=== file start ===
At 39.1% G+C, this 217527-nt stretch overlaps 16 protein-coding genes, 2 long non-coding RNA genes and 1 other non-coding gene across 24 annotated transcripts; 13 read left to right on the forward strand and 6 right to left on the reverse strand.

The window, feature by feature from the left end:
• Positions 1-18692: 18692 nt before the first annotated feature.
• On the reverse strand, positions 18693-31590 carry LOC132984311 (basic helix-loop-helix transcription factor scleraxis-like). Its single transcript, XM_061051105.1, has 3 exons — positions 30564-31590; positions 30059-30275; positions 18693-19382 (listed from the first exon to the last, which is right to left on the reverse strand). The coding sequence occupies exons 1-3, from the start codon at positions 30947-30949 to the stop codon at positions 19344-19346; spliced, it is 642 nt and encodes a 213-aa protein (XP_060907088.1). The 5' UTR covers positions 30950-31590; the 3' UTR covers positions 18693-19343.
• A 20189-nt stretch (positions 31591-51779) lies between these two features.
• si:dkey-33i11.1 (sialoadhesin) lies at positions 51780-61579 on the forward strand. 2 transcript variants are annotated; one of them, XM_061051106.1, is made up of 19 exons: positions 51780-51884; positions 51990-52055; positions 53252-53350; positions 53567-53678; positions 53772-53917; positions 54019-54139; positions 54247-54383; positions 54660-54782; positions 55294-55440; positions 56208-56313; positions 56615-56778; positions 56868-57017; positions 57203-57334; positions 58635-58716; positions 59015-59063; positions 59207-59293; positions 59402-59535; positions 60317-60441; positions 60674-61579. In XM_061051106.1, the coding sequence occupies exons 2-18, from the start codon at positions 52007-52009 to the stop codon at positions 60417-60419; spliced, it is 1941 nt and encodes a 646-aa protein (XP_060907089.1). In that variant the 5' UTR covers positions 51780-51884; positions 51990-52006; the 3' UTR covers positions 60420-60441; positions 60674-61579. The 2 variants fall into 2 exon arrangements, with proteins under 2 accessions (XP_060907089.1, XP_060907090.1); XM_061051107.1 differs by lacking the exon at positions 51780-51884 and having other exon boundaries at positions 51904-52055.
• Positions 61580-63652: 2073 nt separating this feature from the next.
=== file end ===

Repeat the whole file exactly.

At 39.1% G+C, this 217527-nt stretch overlaps 16 protein-coding genes, 2 long non-coding RNA genes and 1 other non-coding gene across 24 annotated transcripts; 13 read left to right on the forward strand and 6 right to left on the reverse strand.

The window, feature by feature from the left end:
• Positions 1-18692: 18692 nt before the first annotated feature.
• On the reverse strand, positions 18693-31590 carry LOC132984311 (basic helix-loop-helix transcription factor scleraxis-like). Its single transcript, XM_061051105.1, has 3 exons — positions 30564-31590; positions 30059-30275; positions 18693-19382 (listed from the first exon to the last, which is right to left on the reverse strand). The coding sequence occupies exons 1-3, from the start codon at positions 30947-30949 to the stop codon at positions 19344-19346; spliced, it is 642 nt and encodes a 213-aa protein (XP_060907088.1). The 5' UTR covers positions 30950-31590; the 3' UTR covers positions 18693-19343.
• A 20189-nt stretch (positions 31591-51779) lies between these two features.
• si:dkey-33i11.1 (sialoadhesin) lies at positions 51780-61579 on the forward strand. 2 transcript variants are annotated; one of them, XM_061051106.1, is made up of 19 exons: positions 51780-51884; positions 51990-52055; positions 53252-53350; positions 53567-53678; positions 53772-53917; positions 54019-54139; positions 54247-54383; positions 54660-54782; positions 55294-55440; positions 56208-56313; positions 56615-56778; positions 56868-57017; positions 57203-57334; positions 58635-58716; positions 59015-59063; positions 59207-59293; positions 59402-59535; positions 60317-60441; positions 60674-61579. In XM_061051106.1, the coding sequence occupies exons 2-18, from the start codon at positions 52007-52009 to the stop codon at positions 60417-60419; spliced, it is 1941 nt and encodes a 646-aa protein (XP_060907089.1). In that variant the 5' UTR covers positions 51780-51884; positions 51990-52006; the 3' UTR covers positions 60420-60441; positions 60674-61579. The 2 variants fall into 2 exon arrangements, with proteins under 2 accessions (XP_060907089.1, XP_060907090.1); XM_061051107.1 differs by lacking the exon at positions 51780-51884 and having other exon boundaries at positions 51904-52055.
• Positions 61580-63652: 2073 nt separating this feature from the next.